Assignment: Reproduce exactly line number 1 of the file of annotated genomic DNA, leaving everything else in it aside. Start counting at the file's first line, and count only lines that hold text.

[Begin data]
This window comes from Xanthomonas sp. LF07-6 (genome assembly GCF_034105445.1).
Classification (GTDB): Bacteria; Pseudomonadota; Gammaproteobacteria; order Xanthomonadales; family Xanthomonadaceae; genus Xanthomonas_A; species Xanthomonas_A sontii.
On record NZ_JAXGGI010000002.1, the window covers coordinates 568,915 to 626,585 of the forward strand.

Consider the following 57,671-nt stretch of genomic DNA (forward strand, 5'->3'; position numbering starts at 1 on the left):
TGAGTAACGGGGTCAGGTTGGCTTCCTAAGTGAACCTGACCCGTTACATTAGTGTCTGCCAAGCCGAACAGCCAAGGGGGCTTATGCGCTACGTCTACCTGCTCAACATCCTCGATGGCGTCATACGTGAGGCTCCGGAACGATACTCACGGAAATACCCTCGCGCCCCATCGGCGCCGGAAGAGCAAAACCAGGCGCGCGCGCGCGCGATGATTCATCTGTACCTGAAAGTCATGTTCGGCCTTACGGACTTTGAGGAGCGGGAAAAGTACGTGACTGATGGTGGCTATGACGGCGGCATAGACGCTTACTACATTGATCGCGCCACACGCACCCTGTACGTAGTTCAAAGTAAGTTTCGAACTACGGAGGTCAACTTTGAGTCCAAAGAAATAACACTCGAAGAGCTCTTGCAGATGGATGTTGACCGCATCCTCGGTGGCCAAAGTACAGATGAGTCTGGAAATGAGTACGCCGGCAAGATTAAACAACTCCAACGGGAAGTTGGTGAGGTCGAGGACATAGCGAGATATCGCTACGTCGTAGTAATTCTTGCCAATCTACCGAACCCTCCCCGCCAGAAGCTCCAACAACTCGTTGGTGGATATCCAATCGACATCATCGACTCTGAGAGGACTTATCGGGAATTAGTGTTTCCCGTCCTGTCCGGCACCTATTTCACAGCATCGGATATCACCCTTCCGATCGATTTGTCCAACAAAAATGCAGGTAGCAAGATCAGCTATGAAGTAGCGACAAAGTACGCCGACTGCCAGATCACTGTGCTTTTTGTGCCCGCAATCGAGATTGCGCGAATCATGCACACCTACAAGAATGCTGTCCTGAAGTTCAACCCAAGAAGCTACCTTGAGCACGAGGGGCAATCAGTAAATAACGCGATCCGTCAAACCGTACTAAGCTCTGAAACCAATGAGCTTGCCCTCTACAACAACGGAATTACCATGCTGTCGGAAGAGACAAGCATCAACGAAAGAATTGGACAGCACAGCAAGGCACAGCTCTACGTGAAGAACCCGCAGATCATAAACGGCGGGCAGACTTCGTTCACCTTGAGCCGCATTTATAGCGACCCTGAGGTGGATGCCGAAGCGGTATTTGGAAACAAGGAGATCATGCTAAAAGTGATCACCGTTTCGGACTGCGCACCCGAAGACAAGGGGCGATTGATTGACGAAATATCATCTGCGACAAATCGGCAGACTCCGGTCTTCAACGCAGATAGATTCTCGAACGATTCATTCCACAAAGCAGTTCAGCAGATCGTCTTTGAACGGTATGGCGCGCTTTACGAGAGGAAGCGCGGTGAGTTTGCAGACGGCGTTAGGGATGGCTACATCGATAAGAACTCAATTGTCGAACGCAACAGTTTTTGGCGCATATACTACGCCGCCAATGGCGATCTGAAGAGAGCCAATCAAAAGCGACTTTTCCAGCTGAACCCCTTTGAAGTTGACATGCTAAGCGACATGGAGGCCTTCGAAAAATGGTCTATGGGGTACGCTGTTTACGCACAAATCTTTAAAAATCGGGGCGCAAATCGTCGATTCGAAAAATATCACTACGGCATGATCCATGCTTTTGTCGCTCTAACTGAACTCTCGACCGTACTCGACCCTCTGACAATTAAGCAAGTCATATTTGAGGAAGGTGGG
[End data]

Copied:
This window comes from Xanthomonas sp. LF07-6 (genome assembly GCF_034105445.1).